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Return to Multiple Myeloma Oral Therapy REVLIMID Approved by FDA Overview

More on Multiple Myeloma Oral Therapy REVLIMID Approved by FDA

Multiple Myeloma Oral Therapy REVLIMID Approved by FDA

NYP/Weill Cornell Had Most Patients Enrolled in Clinical Trial That Helped Prove Patient Benefit

NEW YORK (Jul 13, 2006)

The U.S. Food and Drug Administration (FDA) has approved REVLIMID® (lenalidomide) as a treatment for multiple myeloma, a type of blood cancer. The oral treatment regimen, which includes a combination of REVLIMID® plus the steroid drug dexamethasone, is indicated for relapsed patients who have failed one or more lines of therapy with other chemotherapy agents. Of all the centers participating in the Phase III clinical trial demonstrating significant patient benefit and leading to the approval, NewYork-Presbyterian Hospital/Weill Cornell Medical Center's Multiple Myeloma Center had the greatest number of enrolled patients in the United States.

Approval was given after the results of clinical trials in which patients who took REVLIMID® and dexamethasone survived an average of nearly 30 months. In contrast, patients on dexamethasone and placebo survived a little over 20 months. Multiple myeloma is incurable and one of the most deadly of all cancers with a typical life expectancy of four years following diagnosis. Results were presented at an oral session during the 42nd American Society of Clinical Oncology (ASCO) meeting in Atlanta in June 2006.

"REVLIMID® has been shown to be tremendously effective, and we are thrilled that now it will be more widely available," says Dr. Ruben Niesvizky, director of NewYork-Presbyterian/Weill Cornell's Multiple Myeloma Program and associate professor of clinical medicine at Weill Medical College of Cornell University.

The Multiple Myeloma Program at NewYork-Presbyterian/Weill Cornell, one of the three largest such centers in the U.S., takes an aggressive and multidisciplinary approach – offering programs for transplants, vaccine development and drugs, as well as clinical research trials for all stages of the disease. The Myeloma Program is also investigating other investigational drug therapies. Along with Dr. Niesvizky, Drs. Roger Pearse, Morton Coleman and Michael Schuster conduct research and treat patients at the Multiple Myeloma Program.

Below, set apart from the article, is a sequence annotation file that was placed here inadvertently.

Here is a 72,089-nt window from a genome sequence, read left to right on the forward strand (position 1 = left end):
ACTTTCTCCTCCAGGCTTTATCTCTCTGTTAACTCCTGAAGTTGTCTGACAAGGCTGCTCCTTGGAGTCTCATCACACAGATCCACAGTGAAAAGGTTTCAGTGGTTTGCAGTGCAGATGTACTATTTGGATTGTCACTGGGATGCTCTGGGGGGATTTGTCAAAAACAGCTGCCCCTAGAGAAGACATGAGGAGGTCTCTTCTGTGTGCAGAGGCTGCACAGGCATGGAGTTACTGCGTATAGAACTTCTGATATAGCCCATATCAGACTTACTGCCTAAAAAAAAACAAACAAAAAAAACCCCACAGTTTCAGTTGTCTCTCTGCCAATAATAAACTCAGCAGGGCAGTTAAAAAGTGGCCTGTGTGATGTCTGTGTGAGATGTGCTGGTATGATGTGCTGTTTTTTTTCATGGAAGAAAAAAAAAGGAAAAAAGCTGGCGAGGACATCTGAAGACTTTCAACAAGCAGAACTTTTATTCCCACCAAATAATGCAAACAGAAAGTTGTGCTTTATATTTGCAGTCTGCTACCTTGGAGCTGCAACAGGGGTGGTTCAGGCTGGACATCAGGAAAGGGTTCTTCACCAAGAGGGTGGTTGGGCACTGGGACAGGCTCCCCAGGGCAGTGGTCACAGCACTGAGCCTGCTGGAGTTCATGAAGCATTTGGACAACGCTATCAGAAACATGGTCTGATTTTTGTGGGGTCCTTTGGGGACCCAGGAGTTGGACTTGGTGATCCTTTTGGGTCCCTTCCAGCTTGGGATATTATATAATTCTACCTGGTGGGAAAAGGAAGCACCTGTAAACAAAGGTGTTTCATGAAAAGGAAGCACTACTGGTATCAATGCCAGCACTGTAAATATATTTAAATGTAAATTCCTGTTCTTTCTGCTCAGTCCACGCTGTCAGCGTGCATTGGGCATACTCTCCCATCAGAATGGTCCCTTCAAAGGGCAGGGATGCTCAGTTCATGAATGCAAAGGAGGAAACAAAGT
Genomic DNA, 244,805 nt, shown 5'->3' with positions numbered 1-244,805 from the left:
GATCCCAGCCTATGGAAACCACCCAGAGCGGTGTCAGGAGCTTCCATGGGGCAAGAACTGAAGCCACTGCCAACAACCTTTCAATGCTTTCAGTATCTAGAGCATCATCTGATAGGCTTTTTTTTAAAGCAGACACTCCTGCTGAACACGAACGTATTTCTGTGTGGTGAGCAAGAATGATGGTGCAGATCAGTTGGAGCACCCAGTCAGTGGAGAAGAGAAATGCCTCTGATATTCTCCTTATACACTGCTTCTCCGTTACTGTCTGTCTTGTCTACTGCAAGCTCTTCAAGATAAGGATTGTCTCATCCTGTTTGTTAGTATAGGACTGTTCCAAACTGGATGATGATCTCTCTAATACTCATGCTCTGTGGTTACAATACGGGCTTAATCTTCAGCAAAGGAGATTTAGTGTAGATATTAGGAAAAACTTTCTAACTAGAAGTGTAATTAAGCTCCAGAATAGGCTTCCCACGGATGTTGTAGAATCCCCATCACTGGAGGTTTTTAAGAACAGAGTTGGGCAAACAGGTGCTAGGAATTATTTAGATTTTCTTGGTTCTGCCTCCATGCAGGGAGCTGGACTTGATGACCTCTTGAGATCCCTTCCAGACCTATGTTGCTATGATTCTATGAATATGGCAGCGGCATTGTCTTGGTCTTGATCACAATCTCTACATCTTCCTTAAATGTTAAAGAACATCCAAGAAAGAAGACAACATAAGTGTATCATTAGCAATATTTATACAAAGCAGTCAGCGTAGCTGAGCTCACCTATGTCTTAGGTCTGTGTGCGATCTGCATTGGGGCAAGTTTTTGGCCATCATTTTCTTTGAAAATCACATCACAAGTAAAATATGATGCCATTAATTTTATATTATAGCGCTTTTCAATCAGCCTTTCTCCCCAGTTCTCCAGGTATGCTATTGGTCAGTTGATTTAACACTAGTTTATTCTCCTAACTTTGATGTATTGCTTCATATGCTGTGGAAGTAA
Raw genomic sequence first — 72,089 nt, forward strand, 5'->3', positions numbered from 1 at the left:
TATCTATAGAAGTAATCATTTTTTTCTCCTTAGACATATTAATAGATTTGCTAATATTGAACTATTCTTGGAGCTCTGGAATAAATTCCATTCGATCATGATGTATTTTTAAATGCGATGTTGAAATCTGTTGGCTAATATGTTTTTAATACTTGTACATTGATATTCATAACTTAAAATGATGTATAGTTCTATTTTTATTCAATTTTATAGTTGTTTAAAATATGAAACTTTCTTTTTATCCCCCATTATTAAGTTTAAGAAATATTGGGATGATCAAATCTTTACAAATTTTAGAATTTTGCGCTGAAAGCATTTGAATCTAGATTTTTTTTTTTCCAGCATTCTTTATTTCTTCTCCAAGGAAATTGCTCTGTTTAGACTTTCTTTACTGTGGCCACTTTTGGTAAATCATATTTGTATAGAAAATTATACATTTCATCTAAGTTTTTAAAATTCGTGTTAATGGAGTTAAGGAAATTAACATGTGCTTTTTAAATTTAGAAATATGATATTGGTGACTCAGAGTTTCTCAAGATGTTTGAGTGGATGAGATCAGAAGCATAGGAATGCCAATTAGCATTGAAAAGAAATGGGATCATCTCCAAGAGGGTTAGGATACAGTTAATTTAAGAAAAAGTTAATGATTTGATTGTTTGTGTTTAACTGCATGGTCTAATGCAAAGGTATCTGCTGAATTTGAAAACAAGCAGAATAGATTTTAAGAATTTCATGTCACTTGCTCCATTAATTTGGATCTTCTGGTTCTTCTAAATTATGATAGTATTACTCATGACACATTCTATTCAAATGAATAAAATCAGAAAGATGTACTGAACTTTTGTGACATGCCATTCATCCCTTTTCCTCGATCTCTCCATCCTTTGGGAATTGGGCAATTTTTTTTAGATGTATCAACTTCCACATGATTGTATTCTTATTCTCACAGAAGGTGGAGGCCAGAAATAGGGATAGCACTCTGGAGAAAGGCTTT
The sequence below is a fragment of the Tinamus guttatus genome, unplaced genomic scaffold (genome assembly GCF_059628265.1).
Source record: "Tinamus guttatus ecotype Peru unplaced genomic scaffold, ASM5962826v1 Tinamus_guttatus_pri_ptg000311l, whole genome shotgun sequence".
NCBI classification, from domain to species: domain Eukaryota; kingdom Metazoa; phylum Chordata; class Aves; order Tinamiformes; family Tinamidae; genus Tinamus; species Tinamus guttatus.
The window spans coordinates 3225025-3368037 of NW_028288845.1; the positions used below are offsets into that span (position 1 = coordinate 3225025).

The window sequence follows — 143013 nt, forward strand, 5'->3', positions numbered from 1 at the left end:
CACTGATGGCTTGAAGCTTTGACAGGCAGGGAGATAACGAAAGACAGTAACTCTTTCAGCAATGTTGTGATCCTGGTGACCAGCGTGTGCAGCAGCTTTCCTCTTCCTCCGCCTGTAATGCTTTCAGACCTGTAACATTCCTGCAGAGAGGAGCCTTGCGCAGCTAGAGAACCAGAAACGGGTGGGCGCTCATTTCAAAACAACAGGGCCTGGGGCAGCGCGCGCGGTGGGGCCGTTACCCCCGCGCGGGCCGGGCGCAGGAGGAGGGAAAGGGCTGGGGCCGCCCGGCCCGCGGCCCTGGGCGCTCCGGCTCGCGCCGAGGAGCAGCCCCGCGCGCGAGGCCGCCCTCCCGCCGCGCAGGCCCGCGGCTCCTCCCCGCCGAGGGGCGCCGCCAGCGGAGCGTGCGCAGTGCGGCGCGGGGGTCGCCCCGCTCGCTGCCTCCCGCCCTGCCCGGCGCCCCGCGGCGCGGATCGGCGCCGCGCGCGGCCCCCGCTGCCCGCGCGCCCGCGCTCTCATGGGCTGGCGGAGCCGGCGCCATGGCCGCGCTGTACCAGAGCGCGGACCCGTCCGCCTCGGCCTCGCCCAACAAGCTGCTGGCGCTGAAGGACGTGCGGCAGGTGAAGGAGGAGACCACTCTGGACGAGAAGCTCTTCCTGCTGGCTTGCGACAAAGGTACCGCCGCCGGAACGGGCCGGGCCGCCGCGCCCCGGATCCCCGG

The Center of Excellence for Lymphoma and Myeloma at NewYork-Presbyterian Hospital/Weill Cornell Medical Center is currently the only medical center in the nation to offer a research protocol using a chemotherapy cocktail with REVLIMID®, known as BiRD, an acronym for its component parts: Biaxin® (clarithromycin, an antibiotic), REVLIMID®, and dexamethasone (Decadron®, a steroid). This single-center Phase II clinical trial for patients with newly diagnosed multiple myeloma is anticipated to show whether improved complete remission rate, response time, and decreased toxicity can be obtained with BiRD, when compared to the standard treatment. It is an induction therapy, the first step toward shrinking the cancer and evaluating patient response to the potential treatment.

Multiple myeloma is a cancer that causes white blood cells to become malignant and attack the body's bones, resulting in painful fractures, kidney failure and death. The second most prevalent blood cancer after non-Hodgkin's lymphoma, multiple myeloma affects an estimated 50,000 Americans, with 14,000 new cases diagnosed every year. From 1973 to 1999, the U.S. has seen a 35 percent increase in multiple-myeloma deaths; these numbers are rising for reasons that are not understood.

Weill Cornell Medical College has been paid by Celgene of Summit, N.J., makers of REVLIMID®, to conduct these and other REVLIMID® studies with Dr. Ruben Niesvizky as the principal investigator. Dr. Niesvizky occasionally serves as a paid consultant to Celgene.

For more information, patients may call (866) NYP-NEWS.

NewYork-Presbyterian Hospital/Weill Cornell Medical Center
NewYork-Presbyterian Hospital/Weill Cornell Medical Center, located in New York City, is one of the leading academic medical centers in the world, comprising the teaching hospital NewYork-Presbyterian and its academic partner, Weill Medical College of Cornell University. NewYork-Presbyterian/Weill Cornell provides state-of-the-art inpatient, ambulatory and preventive care in all areas of medicine, and is committed to excellence in patient care, research, education and community service. NewYork-Presbyterian, which is among U.S.News & World Report's top 10 hospitals nationally, also comprises NewYork-Presbyterian Hospital/Columbia University Medical Center and its academic affiliate, Columbia University College of Physicians and Surgeons.

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